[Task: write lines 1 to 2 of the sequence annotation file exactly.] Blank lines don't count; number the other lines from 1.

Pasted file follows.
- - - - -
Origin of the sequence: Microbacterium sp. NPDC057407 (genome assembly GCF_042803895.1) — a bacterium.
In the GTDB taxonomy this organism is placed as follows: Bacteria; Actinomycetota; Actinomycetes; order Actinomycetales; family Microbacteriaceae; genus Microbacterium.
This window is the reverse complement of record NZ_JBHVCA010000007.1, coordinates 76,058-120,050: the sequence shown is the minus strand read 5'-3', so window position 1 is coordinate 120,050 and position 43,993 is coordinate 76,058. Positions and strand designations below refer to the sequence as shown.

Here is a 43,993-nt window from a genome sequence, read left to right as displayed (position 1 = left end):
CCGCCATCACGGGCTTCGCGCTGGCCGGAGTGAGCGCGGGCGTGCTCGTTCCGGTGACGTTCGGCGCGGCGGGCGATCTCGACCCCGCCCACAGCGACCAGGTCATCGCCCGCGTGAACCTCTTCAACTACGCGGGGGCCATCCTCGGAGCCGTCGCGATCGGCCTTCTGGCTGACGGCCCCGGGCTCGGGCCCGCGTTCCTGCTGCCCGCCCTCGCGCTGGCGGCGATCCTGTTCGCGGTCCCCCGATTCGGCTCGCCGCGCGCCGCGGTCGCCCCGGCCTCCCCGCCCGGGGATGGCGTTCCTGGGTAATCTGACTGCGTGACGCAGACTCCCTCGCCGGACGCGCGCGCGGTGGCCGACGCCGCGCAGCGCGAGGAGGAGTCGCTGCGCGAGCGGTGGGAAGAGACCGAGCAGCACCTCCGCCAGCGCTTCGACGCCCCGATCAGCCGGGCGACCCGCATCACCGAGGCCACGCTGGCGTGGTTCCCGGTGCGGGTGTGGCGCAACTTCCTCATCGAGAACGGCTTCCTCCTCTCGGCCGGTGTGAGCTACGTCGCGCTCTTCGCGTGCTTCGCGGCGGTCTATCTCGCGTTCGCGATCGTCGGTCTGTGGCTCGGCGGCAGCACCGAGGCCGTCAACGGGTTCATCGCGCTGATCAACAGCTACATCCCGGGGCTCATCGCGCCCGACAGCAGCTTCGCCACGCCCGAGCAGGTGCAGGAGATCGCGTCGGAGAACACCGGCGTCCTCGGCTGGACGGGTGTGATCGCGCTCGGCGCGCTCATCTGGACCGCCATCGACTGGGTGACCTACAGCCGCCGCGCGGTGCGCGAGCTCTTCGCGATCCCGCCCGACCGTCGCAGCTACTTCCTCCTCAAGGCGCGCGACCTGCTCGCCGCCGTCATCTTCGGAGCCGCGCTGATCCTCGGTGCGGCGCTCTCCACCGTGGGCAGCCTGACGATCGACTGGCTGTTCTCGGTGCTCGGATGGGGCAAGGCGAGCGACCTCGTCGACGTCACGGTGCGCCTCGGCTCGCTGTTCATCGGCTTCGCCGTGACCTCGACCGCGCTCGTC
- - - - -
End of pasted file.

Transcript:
Origin of the sequence: Microbacterium sp. NPDC057407 (genome assembly GCF_042803895.1) — a bacterium.
In the GTDB taxonomy this organism is placed as follows: Bacteria; Actinomycetota; Actinomycetes; order Actinomycetales; family Microbacteriaceae; genus Microbacterium.